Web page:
noted that Hu is aware that his legitimacy could be
challenged at any time by forces within and outside of the
Communist Party power structure. Jan said that senior Public
Security Bureau (PSB) officials told Taiwan journalists in
May that the media coverage of KMT Chairman Lien Chan's visit
saved them from a possible crisis over how to handle
anti-Japanese protests around the country. Jan said that PRC
officials told reporters that they were close to losing
control over the anti-Japan protests, stating that the PSB
would not dare resort to the same tough tactics employed in
the past to put down nationalist protests. Jan cited this
example to emphasize that, despite appearances, stable
cross-Strait relations are as important to the PRC
leadership's internal cohesion as they are for the Chen

President Taking His Own Course?


5. (S) Perhaps for different reasons, President Chen himself
appears to be taking a similarly upbeat assessment of Hu
Jintao and is seeking avenues to move ahead on cross-Strait
contacts. In late May, former KMT Premier Vincent Siew told
the AIT Director that President Chen asked to see him for the
first time in over a year to solicit advice on how to open
dialogue with Beijing. Former NSC Deputy SecGen Chang
Jung-feng told AIT he was asked on May 11 by Presidential
Office Deputy SecGen (and close Chen confidante) Ma
Yung-cheng to help the President secure a communications
channel to Beijing. Chang, who formerly managed backchannel
communications with the PRC for both Presidents Chen and Lee
Teng-hui, told AIT that he declined Ma's request, citing the
risk that Chen would do or say something that would derail
the initiative and then blame Chang for it. Chang noted that
when he suggested that the President assign the mission to
NSC SecGen Chiou, Ma reacted negatively. Chang said that
this was the first time he had seen Ma express reservations
over Chiou's reliability. He added that Ma was scathing of
MAC Chair Joseph Wu's inability to lead (or even follow)
cross-Strait policy.

6. (S) Chang echoed concerns expressed by other Pan-Green
policy officials (especially members of Chiou's New Tide
faction) over Chen's rumored eagerness to seek a major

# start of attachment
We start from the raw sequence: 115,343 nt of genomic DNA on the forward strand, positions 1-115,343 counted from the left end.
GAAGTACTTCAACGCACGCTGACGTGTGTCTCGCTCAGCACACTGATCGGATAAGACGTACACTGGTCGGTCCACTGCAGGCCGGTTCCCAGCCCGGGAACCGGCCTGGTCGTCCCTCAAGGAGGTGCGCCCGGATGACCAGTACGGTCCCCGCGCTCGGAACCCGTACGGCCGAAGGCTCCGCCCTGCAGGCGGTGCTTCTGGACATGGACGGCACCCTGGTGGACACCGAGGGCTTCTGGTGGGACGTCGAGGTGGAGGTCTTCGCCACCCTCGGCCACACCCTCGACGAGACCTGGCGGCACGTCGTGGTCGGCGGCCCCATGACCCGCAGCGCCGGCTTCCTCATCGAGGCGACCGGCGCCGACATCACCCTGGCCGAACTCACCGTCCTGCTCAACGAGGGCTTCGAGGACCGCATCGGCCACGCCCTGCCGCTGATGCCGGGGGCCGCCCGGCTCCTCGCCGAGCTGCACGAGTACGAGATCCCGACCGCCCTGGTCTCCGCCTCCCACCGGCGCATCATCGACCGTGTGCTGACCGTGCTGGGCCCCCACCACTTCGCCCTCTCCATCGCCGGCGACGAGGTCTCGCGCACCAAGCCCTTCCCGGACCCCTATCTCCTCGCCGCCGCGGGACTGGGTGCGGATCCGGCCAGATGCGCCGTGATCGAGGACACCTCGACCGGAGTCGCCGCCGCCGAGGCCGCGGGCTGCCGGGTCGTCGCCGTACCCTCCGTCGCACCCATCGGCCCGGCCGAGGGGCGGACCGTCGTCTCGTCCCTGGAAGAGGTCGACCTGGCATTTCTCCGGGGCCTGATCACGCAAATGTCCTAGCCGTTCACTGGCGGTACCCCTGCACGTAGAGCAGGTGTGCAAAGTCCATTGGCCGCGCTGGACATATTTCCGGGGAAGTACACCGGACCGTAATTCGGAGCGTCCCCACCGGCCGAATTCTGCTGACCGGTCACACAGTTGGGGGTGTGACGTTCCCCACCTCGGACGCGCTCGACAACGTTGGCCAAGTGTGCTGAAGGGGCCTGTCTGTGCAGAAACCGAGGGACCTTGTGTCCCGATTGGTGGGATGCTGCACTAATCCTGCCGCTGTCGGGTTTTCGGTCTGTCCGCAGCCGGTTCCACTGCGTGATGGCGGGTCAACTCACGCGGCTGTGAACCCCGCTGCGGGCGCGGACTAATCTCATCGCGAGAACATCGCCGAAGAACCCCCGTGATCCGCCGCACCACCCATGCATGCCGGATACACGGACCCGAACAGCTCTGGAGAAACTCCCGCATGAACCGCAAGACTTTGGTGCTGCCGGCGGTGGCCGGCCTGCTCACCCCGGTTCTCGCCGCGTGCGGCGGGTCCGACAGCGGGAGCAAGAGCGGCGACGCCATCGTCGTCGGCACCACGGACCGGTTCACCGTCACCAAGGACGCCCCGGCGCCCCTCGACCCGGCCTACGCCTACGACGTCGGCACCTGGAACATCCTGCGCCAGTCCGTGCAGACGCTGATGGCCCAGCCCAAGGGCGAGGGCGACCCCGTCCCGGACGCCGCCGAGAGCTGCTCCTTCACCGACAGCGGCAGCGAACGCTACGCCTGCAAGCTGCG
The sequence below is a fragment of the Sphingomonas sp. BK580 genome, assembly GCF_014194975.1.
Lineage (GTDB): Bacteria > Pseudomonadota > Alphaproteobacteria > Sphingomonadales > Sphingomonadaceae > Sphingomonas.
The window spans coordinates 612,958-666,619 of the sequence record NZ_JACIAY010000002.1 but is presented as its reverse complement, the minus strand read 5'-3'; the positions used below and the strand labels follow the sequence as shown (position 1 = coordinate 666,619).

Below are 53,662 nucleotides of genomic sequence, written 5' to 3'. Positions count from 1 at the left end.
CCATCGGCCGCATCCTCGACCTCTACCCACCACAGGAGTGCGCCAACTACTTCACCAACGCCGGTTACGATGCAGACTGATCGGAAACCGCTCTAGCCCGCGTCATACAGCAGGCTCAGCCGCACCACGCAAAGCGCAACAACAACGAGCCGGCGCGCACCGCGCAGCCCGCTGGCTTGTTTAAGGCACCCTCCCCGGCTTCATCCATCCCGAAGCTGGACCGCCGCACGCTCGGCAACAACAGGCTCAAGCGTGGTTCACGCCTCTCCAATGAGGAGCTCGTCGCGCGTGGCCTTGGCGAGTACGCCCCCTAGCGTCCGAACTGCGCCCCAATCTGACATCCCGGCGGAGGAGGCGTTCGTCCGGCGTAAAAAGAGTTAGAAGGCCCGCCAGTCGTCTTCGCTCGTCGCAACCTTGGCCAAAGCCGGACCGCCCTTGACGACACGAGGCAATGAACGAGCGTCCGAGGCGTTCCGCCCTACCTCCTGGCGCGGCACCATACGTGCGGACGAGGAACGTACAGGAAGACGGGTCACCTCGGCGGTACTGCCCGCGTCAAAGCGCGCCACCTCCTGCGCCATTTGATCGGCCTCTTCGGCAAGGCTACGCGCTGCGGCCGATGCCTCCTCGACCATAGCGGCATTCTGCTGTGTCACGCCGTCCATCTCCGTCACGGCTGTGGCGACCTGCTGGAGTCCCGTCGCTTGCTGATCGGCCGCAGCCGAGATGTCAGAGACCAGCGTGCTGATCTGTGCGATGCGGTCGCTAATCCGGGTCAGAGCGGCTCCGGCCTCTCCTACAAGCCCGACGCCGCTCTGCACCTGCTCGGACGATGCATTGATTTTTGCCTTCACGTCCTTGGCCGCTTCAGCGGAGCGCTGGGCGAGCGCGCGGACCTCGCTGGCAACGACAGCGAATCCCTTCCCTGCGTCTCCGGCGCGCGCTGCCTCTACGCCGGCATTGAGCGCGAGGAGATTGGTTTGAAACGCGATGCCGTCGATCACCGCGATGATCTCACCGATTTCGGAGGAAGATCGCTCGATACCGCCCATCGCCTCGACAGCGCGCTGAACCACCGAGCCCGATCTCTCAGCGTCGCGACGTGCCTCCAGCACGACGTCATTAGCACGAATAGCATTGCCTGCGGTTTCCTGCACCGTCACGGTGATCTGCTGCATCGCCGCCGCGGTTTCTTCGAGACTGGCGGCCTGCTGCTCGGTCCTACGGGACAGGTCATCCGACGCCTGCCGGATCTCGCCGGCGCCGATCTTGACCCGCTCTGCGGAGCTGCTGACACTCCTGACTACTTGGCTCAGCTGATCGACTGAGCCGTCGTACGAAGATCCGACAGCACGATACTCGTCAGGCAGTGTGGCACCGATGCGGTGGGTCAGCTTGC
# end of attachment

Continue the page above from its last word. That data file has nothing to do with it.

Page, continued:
political breakthrough in his second term in office. Chang
said he urged Ma not to start contacts with Beijing by
pushing for an agreement on a Chen visit. "There needs to be
a process leading up to high level direct contacts," Chang
said, "but I worry that Chen is putting the summit meeting
first." Institute for National Policy Research (INPR)
Executive Director Lo Chih-cheng told the AIT Director that
while Chen clearly wants to visit Beijing, Chen has no real
options for securing PRC approval short of using the USG as a
matchmaker. Over the past two weeks, Chen himself has
publicly urged the United States to play an active role in
establishing official contacts. Chen's public appeals
notwithstanding, Lo discounted both Washington's willingness
to play the role of active intermediary and the possibility
that Beijing would take the risk of engaging Chen directly.

Comment: Differing Interpretations


7. (C) Chen Chung-hsin's assessment of the current thinking
inside of the NSC on cross-Strait policy tracks with formal
policy decisions being made by the Taipei government.
Despite promises that Taipei would move quickly with
cross-Strait economic liberalization following the May 14
National Assembly (NA) election, the government has spent
most of its effort trying to dampen the "China fever" created
by the Lien/Soong visits, throwing up barriers to recent PRC
initiatives on fruit, pandas, and tourism (Reftels).
Nevertheless, recent feelers by President Chen and his close
political aides suggest that the President himself is more
forward leaning on PRC policy than his top cross-Strait
advisors are. Public statements notwithstanding, President
Chen has thus far not formally asked for the USG to play an
active role in establishing direct channels to Beijing.
However, if his attempts to use intermediaries like Siew and
Chang fail to produce results, Chen may ask for a more active
U.S. role in cross-Strait contacts.